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  1. Many congenital anomalies of the brain do not derive from abnormal embryogenesis but are the consequence of destructive processes that may occur any time in gestation, particularly in the third trimester.

  2. Most of these destructive processes are the consequence of vascular accidents, hemorrhage, or occlusion. The etiology is often unknown, but they may derive from a variety of obstetric complications, such as placental insufficiency, coagulation disorders, drug consumption, and transplacental infections.

  3. Disruptive lesions of the fetal brain are clinically important because they may have severe consequences, but they frequently escape early detection.

  4. Intracranial hemorrhage is probably the most common and therefore the best known of all intrauterine disruptions of the fetal brain. The hemorrhage occurs usually into the lateral ventricles, and the sonographic pictures change with time. An echogenic collection is first seen, and in the following days it develops into a complex mass frequently complicated by severe ventriculomegaly.

  5. Prenatal stroke is considered the most important determinant of cystic destruction of the cortex that, depending on the time of occurrence and the severity, may result in a spectrum of conditions, including porencephaly (single or multiple cysts replacing brain parenchyma), schizencephaly (a gray matter–lined cleft in the cerebral mantle connecting the cavity of lateral ventricles to the subarachnoid space), and hydranencephaly (complete destruction of the cerebral hemispheres).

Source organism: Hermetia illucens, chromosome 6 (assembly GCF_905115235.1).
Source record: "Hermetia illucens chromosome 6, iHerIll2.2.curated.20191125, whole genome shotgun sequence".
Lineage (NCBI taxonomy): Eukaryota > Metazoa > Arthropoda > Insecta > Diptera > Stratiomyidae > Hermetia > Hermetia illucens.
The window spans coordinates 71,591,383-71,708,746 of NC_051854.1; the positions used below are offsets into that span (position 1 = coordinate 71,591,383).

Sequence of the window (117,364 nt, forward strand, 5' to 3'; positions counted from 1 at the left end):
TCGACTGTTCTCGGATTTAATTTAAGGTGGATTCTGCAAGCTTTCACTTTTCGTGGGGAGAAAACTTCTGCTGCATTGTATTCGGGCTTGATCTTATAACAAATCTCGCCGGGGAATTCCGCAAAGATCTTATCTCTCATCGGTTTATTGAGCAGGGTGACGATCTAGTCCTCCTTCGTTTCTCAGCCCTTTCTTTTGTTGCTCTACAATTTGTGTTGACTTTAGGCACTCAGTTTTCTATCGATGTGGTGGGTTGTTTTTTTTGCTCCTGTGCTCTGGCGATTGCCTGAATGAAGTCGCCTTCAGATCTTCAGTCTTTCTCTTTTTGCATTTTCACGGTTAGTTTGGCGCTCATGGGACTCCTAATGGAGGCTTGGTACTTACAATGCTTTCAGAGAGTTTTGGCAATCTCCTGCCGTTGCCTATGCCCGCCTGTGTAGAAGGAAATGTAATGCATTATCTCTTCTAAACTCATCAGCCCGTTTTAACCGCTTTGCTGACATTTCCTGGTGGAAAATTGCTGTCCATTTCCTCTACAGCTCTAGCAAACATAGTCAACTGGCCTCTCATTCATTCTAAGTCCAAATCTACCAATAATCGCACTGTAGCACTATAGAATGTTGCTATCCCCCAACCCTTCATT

6. Cerebellar lesions are discussed separately even though they also deal with intracranial hemorrhage. However, they deserve more focused attention.

Intrauterine insults may lead to brain ischemia (stroke), which is a major contributor to the sonographic brain findings that we will discuss in this chapter. Prenatal stroke can be the result of an arterial ischemic event, a venous thrombosis, or hemorrhage. The end-stage lesion is a cavity in the brain tissue of variable size and location.1 The location of the cavity is predictable and stable depending on the vessel that was affected.2 For example, stroke affecting the middle cerebral artery (MCA) will result in porencephaly and that affecting both internal carotid arteries (ICAs) in hydranencephaly. There are several factors determining the propensity of the immature brain to undergo dissolution and eventually cavitation: (1) the high water content of the unmyelinated brain, (2) the relative paucity of myelinated fibers, and (3) deficient glial response. The first two factors result in dissolution of the brain, and the latter is responsible for the cavitation.



Porencephaly is a collective term for a variety of cystic lesions of the brain. Some of these cavities communicate with the ventricular system, the subarachnoid space, or both. These defects have many similarities in etiopathogenesis with schizencephaly and hydranencephaly.1 It is the outcome of an insult such as ischemic stroke, infection, hemorrhage, or trauma occurring between the second trimester of pregnancy and the early postnatal period. This insult results in focal or multifocal areas of brain necroses, which subsequently undergo dissolution ...

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